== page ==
eCliniqua, a publication aimed at those who conduct clinical trials, recently published an interesting look at myriad factors driving increased interest by the bio-pharmaceutical industry in researching and developing orphan drugs http://www.ecliniqua.com/2010/08/16/orphan-drug.html.
Among the factors cited are financial incentives, unmet medical needs, advances in science, and unusual regulatory flexbility. The piece points out that, while activity in this field is picking up, much remains to be done. For instance, GSK's Marc Dunoyer, who heads up our rare diseases unit, told eCliniqua that there are 8,000 rare diseases and as few as 10% have approved treatments. And although the FDA told eCliniqua that nearly 40% of all new drugs now approved by the agency are orphan drugs, reportedly only 359 orphan drugs for 150 rare diseases have been approved in total.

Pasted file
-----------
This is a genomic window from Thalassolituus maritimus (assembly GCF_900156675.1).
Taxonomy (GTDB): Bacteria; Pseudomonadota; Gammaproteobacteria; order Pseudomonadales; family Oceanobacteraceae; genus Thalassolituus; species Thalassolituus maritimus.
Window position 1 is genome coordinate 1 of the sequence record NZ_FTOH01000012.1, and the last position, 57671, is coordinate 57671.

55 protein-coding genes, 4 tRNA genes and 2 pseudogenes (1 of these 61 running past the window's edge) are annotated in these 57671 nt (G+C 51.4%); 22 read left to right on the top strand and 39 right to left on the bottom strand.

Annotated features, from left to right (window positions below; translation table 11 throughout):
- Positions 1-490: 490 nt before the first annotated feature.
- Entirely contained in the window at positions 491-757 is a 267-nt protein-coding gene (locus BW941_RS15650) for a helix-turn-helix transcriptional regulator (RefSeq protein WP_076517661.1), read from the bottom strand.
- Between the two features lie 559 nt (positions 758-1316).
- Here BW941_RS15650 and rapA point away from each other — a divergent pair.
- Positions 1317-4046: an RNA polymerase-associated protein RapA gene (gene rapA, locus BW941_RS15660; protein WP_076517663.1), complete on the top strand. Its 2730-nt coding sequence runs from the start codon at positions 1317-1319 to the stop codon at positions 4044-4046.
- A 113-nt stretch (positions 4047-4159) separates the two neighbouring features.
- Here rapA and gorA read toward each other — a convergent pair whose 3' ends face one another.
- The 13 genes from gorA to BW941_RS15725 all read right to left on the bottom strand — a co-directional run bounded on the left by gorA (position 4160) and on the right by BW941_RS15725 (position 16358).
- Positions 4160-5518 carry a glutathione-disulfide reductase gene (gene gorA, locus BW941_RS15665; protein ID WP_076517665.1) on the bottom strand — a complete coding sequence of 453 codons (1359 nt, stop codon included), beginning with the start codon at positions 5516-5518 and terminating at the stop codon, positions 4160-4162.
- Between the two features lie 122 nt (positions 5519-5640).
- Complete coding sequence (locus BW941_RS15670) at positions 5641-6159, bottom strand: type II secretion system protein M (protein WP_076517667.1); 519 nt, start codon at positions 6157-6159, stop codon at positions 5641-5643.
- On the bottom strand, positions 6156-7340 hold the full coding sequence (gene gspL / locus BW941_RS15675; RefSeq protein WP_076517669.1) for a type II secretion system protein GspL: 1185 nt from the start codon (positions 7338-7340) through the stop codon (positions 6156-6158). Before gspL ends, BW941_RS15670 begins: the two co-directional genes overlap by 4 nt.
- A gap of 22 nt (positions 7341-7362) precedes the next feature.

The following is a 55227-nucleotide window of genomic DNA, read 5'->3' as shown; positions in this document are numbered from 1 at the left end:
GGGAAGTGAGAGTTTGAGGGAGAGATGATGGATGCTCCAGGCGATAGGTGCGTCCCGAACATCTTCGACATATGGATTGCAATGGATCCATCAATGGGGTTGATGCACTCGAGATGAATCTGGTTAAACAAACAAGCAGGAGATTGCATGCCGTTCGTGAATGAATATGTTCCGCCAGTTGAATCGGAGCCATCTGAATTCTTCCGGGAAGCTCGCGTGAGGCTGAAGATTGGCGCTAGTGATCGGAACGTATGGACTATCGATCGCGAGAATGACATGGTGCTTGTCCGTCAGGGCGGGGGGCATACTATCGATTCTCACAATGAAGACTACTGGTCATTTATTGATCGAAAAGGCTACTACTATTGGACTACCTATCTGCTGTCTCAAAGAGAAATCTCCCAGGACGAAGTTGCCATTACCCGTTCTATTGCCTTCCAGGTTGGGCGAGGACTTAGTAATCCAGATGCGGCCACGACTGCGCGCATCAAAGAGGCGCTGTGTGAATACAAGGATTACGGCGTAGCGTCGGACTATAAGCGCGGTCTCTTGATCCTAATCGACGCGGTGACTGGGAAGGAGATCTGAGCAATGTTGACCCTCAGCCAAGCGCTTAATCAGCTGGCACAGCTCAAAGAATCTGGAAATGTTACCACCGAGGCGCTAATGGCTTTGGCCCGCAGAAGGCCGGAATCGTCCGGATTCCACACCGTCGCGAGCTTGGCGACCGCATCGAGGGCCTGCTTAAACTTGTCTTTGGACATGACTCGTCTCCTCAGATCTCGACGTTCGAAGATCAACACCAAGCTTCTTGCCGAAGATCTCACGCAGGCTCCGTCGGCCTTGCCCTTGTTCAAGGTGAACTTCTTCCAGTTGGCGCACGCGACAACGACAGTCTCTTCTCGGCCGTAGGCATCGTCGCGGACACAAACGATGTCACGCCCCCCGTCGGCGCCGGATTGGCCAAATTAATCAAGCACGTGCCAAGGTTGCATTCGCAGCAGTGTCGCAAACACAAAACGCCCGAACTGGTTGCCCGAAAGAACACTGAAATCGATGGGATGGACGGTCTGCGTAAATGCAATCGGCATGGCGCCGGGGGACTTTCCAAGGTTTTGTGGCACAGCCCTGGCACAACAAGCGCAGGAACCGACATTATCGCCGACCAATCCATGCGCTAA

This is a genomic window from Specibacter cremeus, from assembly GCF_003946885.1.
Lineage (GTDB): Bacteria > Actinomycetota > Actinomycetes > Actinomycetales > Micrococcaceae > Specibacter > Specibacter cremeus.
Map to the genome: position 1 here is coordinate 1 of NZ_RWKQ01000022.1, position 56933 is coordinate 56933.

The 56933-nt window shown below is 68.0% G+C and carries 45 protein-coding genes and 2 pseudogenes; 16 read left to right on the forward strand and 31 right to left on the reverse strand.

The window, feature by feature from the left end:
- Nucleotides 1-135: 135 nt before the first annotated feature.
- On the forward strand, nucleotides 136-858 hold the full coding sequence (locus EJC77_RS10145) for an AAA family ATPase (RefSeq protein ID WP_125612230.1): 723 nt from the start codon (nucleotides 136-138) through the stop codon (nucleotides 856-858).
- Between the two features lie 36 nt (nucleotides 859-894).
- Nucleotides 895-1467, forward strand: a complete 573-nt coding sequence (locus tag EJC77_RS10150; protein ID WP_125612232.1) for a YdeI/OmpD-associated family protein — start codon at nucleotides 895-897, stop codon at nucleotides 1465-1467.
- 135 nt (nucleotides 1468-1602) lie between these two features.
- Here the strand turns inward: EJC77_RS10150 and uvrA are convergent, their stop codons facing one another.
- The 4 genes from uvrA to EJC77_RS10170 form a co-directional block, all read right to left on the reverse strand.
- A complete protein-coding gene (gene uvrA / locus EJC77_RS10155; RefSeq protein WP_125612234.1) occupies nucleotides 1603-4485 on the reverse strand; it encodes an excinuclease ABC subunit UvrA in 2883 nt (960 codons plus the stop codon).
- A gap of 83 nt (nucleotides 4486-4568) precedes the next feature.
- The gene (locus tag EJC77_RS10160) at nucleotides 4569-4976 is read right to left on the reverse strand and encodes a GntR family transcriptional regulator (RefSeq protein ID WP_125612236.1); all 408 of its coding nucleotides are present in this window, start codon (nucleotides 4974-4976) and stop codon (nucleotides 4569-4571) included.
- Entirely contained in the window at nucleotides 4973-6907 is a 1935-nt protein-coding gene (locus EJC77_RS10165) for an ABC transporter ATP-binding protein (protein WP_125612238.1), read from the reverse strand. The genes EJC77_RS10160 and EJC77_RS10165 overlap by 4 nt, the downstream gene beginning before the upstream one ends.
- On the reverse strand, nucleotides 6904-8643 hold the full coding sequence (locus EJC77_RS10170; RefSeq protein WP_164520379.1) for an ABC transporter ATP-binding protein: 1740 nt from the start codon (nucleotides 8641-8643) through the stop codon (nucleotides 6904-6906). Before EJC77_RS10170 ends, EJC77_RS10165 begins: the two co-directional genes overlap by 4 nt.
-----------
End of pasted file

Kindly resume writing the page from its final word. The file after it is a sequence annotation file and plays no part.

address this, the National Organization for Rare Disorders, academia, industry
and regulators are working to find ways to overcome obstacles that are slowing
efforts to help those who suffer from rare diseases. We're hopeful these efforts will accelerate
the availability of more treatments for rare diseases.